The number of people filing for unemployment benefits skyrocketed to a record-breaking 3.283 million - well above the 1.5 million expected by economists. The previous record for initial unemployment claims was 695,000 claims filed the week ending Oct. 2, 1982.
It was the largest single-week increase since the Great Recession.
The numbers released by the Labor Department Thursday demonstrate the damage being done to the American economy amid the coronavirus pandemic, which has led to lockdowns and shutdowns that have closed millions of nonessential businesses across the country.
"Early state reports this week indicate initial claims for the week ended March 21 will rocket well over one million next week—and possibly as high as three million,” Wells Fargo wrote on March 20. “That would surpass anything we saw during the financial crisis and could be upwards of three times the all-time high in claims set back in 1982. This will shock even the most bearish forecasters. As economic activity is grinding to a halt, the U.S. economy is quickly catapulting into a recession."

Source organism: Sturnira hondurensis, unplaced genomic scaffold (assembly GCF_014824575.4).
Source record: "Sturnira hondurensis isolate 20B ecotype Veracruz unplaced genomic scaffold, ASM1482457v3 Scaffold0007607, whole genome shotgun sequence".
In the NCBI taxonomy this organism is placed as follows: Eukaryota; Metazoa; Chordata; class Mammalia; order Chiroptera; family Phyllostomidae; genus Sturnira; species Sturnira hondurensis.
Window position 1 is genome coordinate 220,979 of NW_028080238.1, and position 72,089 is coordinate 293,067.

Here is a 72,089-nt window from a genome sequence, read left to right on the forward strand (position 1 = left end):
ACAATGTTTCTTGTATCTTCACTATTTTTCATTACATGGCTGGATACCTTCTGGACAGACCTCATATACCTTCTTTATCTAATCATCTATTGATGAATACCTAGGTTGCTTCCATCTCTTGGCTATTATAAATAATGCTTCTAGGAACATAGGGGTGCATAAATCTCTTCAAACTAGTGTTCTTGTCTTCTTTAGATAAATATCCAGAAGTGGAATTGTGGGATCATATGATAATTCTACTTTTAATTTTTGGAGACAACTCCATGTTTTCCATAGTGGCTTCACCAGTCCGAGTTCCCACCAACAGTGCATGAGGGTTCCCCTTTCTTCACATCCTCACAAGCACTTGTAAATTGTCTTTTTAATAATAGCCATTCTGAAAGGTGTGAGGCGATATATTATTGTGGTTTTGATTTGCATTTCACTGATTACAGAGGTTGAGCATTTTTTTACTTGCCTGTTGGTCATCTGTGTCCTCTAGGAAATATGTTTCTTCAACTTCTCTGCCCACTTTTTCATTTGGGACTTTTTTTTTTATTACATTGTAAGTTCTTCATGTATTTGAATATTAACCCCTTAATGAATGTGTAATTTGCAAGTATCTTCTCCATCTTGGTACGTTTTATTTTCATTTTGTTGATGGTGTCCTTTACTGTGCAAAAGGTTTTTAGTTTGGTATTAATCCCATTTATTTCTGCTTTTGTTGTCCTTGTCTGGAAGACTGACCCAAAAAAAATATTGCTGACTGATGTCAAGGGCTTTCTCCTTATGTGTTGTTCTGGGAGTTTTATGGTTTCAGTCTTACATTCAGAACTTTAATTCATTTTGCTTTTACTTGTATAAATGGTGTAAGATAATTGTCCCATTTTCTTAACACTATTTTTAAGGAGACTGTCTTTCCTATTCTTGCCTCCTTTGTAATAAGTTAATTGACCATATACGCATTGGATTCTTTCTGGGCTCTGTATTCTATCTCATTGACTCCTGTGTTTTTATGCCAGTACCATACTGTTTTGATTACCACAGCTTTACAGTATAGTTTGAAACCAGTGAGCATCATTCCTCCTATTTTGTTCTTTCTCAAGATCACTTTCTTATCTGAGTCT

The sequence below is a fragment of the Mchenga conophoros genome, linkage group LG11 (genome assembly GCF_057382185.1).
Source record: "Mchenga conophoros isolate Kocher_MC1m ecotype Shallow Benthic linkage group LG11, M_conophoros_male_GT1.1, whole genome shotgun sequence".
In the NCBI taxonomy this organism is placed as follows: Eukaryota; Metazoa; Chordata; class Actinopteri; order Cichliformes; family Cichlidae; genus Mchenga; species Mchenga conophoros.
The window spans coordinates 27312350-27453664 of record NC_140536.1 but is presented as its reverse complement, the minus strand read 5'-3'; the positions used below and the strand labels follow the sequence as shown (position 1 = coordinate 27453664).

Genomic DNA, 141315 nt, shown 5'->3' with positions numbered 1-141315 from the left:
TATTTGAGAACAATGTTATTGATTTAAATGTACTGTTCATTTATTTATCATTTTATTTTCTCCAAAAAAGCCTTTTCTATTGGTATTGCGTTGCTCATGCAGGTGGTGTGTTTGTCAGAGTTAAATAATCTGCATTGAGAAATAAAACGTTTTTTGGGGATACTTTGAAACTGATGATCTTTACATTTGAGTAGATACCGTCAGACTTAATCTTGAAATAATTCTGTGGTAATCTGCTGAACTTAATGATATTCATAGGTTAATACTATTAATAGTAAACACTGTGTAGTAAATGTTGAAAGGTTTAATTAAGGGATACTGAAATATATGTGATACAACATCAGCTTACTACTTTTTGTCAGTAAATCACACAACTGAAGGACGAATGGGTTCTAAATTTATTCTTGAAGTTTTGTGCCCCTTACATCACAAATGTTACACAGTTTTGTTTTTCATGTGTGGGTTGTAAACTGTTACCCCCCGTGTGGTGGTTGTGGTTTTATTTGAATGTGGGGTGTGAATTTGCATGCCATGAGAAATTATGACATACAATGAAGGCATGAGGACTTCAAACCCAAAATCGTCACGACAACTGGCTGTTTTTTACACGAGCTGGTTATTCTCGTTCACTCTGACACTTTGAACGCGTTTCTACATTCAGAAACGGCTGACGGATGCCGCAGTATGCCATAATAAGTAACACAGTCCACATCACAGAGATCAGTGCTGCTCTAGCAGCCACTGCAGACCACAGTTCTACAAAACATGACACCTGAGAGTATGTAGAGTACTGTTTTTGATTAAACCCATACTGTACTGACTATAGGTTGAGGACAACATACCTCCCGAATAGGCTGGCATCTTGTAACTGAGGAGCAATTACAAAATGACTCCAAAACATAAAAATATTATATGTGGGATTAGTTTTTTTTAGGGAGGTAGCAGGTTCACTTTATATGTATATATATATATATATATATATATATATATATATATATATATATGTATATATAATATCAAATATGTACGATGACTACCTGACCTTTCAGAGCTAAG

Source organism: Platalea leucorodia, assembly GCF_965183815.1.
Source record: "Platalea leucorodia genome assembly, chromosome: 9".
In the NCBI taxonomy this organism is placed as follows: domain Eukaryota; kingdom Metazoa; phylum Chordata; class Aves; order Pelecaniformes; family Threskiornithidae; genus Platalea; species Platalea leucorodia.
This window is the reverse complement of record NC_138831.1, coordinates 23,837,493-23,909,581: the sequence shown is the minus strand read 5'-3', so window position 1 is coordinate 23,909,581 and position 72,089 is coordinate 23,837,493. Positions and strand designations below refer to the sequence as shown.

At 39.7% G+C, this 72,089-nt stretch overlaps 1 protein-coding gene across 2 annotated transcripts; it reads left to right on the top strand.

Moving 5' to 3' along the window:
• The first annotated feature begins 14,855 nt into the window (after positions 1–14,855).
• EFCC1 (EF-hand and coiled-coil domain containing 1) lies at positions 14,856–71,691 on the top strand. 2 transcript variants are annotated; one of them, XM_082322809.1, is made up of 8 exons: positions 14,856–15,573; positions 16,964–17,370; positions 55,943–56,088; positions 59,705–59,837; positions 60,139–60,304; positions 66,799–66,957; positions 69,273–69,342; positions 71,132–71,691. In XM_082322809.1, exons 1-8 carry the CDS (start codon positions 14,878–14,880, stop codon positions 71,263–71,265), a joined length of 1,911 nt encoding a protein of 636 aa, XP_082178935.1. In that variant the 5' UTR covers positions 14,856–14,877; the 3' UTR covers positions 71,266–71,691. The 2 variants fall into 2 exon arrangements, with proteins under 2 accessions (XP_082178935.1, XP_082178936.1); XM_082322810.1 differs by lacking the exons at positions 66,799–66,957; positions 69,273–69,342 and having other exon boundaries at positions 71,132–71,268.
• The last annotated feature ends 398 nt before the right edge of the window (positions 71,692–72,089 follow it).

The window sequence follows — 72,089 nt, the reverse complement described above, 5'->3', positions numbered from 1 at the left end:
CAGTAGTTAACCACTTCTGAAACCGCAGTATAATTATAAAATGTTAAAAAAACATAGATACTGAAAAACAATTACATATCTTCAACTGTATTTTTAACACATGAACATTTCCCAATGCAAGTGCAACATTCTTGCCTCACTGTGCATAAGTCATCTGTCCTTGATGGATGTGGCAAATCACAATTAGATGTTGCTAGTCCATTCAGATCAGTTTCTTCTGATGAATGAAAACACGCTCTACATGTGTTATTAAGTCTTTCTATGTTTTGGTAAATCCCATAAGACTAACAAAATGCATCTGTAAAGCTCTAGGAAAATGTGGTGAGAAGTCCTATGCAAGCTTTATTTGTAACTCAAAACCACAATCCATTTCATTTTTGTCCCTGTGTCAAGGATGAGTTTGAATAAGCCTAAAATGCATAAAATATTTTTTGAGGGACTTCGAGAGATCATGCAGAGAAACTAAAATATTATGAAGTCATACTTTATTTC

California alone accounts for more than 1 million claims of the claims, Gov. Gavin Newsom said in his daily press briefing on Wednesday. Newsom praised the Senate relief bill, which was passed by the Senate just hours before the Labor Department released the staggering unemployment numbers.
"This bill will be very helpful, and it’s very timely," Newsom said.
The historic $2 trillion economic rescue package contain measures that would expand unemployment benefits and offer cash relief for businesses and corporations that have been hit hard by the coronavirus pandemic.
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